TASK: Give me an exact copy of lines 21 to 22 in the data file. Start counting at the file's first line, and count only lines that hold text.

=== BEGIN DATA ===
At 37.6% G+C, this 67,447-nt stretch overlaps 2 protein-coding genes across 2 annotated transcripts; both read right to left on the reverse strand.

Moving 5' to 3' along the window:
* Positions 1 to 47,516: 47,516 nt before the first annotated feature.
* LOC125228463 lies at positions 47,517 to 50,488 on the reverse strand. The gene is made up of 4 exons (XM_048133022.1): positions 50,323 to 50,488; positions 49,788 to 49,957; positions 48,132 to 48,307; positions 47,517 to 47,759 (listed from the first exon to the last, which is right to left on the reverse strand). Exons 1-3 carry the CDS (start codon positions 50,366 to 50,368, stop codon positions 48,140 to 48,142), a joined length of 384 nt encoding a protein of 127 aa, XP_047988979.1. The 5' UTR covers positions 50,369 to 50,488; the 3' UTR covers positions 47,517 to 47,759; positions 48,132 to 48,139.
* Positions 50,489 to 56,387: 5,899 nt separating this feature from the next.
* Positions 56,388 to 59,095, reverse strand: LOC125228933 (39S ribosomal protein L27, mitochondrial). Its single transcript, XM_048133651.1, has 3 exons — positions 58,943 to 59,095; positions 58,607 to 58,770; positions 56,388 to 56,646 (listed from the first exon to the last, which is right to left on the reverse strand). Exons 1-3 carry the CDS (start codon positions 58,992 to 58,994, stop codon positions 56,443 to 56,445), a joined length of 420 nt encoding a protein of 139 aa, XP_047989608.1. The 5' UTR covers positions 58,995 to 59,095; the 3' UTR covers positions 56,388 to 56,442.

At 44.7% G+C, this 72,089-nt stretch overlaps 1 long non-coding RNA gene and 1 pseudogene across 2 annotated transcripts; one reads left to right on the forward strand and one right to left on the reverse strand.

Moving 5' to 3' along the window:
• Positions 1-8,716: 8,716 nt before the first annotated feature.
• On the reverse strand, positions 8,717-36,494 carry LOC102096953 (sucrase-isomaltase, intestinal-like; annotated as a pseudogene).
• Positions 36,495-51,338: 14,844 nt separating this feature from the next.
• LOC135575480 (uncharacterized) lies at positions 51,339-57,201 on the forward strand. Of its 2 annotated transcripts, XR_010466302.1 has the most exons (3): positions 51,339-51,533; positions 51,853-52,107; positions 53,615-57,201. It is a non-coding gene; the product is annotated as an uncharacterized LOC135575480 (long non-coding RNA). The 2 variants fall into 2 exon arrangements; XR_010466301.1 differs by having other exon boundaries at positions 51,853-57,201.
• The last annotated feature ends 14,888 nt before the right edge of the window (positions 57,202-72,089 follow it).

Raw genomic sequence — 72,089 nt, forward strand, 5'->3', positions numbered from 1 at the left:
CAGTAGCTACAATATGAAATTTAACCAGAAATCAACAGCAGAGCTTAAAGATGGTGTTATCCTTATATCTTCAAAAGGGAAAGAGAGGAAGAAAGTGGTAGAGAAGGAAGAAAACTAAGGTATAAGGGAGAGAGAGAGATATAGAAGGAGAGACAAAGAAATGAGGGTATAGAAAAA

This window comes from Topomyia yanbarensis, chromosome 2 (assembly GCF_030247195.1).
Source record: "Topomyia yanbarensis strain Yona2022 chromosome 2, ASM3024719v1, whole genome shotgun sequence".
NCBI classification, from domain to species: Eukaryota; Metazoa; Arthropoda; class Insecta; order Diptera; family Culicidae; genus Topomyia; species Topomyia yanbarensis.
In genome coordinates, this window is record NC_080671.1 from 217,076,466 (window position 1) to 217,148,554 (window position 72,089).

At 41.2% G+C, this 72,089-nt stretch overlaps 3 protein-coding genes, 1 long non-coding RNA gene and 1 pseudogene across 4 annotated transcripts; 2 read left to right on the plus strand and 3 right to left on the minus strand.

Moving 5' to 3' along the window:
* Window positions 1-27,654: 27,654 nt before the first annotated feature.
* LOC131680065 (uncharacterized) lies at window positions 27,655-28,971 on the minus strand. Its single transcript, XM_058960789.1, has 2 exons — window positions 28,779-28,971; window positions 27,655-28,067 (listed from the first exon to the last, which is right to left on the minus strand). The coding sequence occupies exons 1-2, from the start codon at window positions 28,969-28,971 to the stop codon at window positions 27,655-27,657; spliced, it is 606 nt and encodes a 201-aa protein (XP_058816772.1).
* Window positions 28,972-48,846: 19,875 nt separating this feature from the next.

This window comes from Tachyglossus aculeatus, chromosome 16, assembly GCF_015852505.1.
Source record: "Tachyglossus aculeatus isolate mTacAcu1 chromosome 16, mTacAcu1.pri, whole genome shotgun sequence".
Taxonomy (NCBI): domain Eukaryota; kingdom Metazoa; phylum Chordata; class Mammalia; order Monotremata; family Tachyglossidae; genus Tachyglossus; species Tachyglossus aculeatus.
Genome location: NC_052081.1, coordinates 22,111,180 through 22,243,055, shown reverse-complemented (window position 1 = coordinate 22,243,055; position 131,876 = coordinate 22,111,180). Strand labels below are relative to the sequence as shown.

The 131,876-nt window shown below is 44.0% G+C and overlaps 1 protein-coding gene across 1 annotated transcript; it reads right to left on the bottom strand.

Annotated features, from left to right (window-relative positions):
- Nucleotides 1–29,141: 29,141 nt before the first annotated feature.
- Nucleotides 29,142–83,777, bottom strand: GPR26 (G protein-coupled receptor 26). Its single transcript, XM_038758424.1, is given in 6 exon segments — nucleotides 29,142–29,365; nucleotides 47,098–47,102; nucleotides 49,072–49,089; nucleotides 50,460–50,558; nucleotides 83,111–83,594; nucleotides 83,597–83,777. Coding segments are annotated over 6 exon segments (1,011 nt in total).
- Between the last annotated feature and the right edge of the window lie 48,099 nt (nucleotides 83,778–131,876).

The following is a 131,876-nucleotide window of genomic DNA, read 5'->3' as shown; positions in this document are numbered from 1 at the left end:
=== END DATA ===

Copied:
Moving 5' to 3' along the window:
* Window positions 1-27,654: 27,654 nt before the first annotated feature.